Will Thomas Matlala’s talk of creating one big black controlled property fund stick or is it just a noble idea?
After floating the idea for the first time last week, Matlala seems to have gone onto overdrive as if to follow the saying: if you throw enough mud against the wall some of it will stick. This week he reiterated the thought with remarkable vigour. The president of the South African Institute of Black Property Practitioners (SAIBPP), Matlala, was speaking at a workshop held by the organisation in Sandton.
“We need to up the game,” said Matlala amid loud applause from his audience of transformation activists. He reminded the audience that South Africa’s black economic empowerment (BEE) programme is the second type of massive socioeconomic engineering experienced by the country in less than 100 years. He was juxtaposing BEE to the Afrikaner empowerment programme which matured in the 1960s. “There is no need for us to reinvent the wheel. We have the template”.
He said black operators with emerging commercial property portfolios should seriously consider consolidating into single pool that can be listed on the JSE. Such consolidation can create an entity that can be the second biggest listed property fund on the JSE. The biggest property fund on the JSE is Growthpoint Properties which boasts a portfolio valued around R55bn. The second largest is Redefine Properties with a portfolio valued around R30bn. The size of these two funds serve to expose the order of Matlala’s ambition.
Some in the audience were a bit skeptical. One who spoke to us but declined to be named said “It is an interesting idea but I do not see it taking off, at least not in the order of the size referred to and not in the short term”.
“The main challenge is stock,” said the SAIBPP member. “There is not enough stock of commercial property to propel this idea”. He added that most of the sizeable portfolios in black hands have already made their way into the JSE. There is not much left out there to create even a R5bn portfolio”.
The submission that black commercial property operators will struggle to create a universe of R5bn (from unlisted properties) at this day and age should be taken as an indictment to South Africa’s economic transformation poser, BEE.
But then there is another problem. This debate is largely based on thumb sucked numbers. There is currently no way of telling with certainty the total value of commercial properties controlled by black players.
This is partly a function a disorganised BEE movement. Formal black business organisations are yet to create a respectable research based think tank to understand their universe. In the case of the property sector the department of public works, the largest commercial property player in the country, has not helped the situation by not cleaning up its data.
To his credit Matlala alluded to this weakness during his presentation this week. He said black business organisations needed to beef up their advocacy. He said in the debate about land redistribution bill, Afriforum has produced a 600 page document, we produced a page.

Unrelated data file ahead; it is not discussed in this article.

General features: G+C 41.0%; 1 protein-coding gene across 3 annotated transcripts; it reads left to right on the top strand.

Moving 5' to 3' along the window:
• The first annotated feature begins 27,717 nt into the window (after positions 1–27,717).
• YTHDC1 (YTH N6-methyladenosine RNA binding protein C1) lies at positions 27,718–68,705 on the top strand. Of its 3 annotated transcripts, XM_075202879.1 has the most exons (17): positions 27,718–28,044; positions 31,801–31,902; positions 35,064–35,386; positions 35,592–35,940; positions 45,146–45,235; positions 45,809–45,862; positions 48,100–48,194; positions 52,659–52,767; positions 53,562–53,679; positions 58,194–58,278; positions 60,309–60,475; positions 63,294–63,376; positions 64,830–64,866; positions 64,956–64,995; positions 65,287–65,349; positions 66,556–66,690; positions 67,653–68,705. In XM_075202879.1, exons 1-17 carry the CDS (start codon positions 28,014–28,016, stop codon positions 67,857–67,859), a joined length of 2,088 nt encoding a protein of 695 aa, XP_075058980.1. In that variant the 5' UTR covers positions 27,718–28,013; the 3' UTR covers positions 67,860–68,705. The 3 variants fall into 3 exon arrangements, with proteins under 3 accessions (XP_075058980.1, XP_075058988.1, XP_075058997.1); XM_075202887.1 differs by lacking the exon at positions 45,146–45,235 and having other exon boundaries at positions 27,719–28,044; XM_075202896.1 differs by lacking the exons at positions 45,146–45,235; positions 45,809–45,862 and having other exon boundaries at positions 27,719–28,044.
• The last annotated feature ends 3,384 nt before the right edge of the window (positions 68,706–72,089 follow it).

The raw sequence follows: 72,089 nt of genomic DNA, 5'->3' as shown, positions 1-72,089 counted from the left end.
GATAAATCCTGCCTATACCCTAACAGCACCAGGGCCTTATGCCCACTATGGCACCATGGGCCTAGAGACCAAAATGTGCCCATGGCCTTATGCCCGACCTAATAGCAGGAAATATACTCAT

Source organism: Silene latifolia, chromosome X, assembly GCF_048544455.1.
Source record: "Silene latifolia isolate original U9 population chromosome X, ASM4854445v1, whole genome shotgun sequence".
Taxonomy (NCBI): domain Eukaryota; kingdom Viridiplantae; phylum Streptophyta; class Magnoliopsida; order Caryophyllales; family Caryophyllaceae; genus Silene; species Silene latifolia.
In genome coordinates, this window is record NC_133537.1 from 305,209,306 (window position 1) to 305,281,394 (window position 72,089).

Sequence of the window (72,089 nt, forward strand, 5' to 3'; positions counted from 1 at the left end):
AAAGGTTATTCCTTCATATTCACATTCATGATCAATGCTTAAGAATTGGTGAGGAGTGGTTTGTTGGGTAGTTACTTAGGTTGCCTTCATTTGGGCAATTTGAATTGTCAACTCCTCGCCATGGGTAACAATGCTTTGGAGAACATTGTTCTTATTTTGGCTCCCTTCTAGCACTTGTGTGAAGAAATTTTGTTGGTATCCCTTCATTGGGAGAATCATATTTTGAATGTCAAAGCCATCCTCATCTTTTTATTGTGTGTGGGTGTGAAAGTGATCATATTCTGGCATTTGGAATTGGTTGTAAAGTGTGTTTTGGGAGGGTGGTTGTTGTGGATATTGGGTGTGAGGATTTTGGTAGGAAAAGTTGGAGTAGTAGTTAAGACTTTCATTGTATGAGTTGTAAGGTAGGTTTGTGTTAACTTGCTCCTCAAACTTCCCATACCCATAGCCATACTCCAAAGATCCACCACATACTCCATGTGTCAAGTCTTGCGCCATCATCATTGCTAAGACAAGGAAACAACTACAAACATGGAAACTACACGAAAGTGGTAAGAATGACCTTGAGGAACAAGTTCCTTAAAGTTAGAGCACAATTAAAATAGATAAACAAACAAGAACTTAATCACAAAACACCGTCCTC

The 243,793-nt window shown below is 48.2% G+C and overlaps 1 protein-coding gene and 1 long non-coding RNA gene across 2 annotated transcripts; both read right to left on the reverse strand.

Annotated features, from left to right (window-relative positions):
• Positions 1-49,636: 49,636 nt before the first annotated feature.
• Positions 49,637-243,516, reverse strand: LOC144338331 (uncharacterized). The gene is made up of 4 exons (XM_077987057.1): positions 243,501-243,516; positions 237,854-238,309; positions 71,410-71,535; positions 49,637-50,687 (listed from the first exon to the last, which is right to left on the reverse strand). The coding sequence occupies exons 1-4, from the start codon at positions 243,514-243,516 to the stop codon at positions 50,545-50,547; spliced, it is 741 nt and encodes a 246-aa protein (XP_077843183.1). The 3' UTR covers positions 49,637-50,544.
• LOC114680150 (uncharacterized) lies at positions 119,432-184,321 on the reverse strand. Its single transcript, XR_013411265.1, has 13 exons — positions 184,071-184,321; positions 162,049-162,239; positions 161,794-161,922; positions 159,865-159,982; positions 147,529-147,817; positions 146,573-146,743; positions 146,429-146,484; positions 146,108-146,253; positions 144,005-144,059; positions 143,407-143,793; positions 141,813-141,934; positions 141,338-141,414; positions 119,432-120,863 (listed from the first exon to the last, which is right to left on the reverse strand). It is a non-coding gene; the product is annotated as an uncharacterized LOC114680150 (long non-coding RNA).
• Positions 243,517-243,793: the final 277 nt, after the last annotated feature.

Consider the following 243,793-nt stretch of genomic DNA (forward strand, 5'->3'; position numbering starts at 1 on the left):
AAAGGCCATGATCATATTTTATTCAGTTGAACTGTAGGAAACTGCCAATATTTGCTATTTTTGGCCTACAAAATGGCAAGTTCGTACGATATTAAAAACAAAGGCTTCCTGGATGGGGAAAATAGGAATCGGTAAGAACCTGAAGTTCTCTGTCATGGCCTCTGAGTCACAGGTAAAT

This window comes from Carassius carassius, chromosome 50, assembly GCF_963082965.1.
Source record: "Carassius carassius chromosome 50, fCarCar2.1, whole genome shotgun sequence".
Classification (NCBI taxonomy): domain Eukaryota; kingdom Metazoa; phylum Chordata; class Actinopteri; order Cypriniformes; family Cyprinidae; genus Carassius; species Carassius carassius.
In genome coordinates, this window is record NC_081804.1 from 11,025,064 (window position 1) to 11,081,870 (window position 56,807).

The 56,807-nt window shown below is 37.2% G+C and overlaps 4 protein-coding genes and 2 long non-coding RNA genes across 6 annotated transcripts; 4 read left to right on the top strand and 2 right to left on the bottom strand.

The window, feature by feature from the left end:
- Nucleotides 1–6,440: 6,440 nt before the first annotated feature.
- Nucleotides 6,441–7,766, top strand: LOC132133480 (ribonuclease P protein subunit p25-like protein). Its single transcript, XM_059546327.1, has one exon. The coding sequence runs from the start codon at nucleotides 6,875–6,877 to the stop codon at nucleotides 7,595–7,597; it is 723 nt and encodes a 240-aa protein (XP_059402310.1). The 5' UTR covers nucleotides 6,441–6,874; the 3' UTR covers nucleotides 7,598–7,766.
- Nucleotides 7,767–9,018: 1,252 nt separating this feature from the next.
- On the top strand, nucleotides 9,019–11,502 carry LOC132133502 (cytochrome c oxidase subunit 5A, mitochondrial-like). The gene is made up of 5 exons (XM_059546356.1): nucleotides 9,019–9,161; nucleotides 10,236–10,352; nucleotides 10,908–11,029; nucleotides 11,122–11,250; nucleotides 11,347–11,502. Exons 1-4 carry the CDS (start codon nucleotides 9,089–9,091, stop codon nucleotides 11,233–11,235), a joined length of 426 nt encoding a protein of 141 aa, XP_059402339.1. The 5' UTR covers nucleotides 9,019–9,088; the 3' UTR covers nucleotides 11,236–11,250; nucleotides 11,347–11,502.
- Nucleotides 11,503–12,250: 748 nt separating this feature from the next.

Despite all this Matlala’s has been forceful in pushing the idea of consolidation. Last week he was quoted saying “We can create a gigantic black player if we break out of the spaza shop mentality -. We can change the course of history”.
This week he said many of the sprinkles of black players are only good enough to pay school fees and buy luxury cars but they do very little for economic transformation. “We need to be creating an organ which is big enough to be taken seriously by government when drafting policies”.
He added that while the prevailing wave of BEE has had its successes it has proven to be largely diffuse leading to an emergence of few success stories. “While we should not take away credit from the BEE success stories, they do emphasise a too individualistic brand which breeds animosity from the man in the street. Whereas the path which led to the development of institutions like Sanlam and Absa was more collectivised albeit within the confines of the Afrikaner community,” says Matlala. This collectivisation allowed for the emergence of strong institutions which continue to shape our economic landscape to this day”.
“We should not be tripping over ourselves to find out what works and what does not work. What works is there”.
“It’s a question of saying how did they do that. We know they had an unwavering government support and had their eye in the future by encouraging their kids to study”.
With the government in view Matlala warned that government should not deviate from the practice of offering 10 year leases into shorter leases. Such a deviation will disturb empowerment.
The DPW is a key feature in Matlala’s idea. The DPW houses the largest property portfolio in the country valued around R450bn and is also the largest leaser of commercial property. As such Matlala’s thoughts will live and die around DPW’s strategies.
As the debate started by Matlala rages on it is befitting to consider the words uttered the 17th century nihilist philosopher Nietzsche “Untroubled, scornful, outrageous – that is how wisdom wants us to be. She is a woman and never loves anyone but a warrior.”
The editor wishes to host a debate on this subject. Editorial contributions are most welcomed.